The city of Monticello
rests at the foot of Blue Mountain on the Great Sage Plain of southeastern
Utah. Local springs east and west of its present location offered water
to passersby, who gave them such names as Piute Springs, Soldier's Spring,
and Vega (Spanish for "fertile plain") Creek.
In March 1886
Francis A. Hammond, LDS stake president of San Juan County, sent an
exploration party from Bluff to determine likely sites for towns close
to the mountain and its water. The south and north forks of Montezuma
Canyon provided real possibilities, yet the general region was already
utilized by Edmund and Harold Carlisles' Kansas and New Mexico Cattle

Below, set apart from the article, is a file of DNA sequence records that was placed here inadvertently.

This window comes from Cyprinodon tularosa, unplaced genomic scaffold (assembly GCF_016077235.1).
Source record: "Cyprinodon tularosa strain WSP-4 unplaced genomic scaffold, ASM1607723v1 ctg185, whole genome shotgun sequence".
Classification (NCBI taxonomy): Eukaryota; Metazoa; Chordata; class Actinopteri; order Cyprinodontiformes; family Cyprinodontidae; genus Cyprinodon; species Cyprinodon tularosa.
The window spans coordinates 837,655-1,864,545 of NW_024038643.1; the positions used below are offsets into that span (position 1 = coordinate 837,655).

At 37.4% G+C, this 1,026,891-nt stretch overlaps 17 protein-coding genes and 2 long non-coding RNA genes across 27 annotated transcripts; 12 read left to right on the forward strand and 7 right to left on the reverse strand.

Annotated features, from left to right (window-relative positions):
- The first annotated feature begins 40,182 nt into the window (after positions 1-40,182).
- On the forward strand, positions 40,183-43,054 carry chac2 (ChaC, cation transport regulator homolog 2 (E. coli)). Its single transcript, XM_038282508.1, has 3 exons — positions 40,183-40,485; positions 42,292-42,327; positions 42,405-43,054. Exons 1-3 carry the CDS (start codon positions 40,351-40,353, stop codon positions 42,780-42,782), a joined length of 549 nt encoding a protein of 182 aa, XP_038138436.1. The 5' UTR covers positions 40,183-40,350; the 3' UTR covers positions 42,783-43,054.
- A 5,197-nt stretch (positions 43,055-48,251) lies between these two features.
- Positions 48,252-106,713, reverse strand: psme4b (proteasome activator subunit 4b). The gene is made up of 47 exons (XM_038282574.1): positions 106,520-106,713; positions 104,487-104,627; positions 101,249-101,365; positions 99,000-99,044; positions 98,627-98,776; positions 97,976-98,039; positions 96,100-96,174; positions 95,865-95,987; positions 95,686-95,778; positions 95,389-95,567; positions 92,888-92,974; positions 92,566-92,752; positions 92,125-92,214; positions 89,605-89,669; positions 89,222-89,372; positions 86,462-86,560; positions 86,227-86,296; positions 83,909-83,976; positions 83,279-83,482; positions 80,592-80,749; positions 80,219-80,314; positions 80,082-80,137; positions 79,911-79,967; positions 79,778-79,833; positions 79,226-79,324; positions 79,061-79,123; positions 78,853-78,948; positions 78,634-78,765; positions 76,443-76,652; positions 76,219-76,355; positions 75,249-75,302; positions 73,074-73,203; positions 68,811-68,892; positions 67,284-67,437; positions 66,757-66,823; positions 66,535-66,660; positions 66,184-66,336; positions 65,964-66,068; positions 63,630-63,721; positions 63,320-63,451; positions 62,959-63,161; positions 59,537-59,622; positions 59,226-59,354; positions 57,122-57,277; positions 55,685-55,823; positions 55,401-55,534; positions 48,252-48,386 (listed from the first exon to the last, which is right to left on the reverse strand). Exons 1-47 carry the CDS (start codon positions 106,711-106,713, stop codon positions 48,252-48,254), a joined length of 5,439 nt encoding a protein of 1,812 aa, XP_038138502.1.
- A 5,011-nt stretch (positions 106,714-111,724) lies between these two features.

and Land Company, located a few miles north of Monticello, and the L.C.
outfit, headquartered on the South Fork of Montezuma Creek. Undaunted,
Hammond called Frederic I. Jones and four other men to start planting
crops, laying out a townsite, and surveying an irrigation ditch. By
the first part of July 1887 the men had their tasks well under way and
had joined in a conflict with the cowboys of the Carlisle outfit that
would continue for approximately the next eight years. Warning shots,
heated disputes, and legal wrangling were all part of this tension as
each group tried to control access to the area's water. Homesites established
at Verdure, on the South Fork of Montezuma Creek, were not free of conflict
either, with cowboys as well as Ute Indians adding to the stress.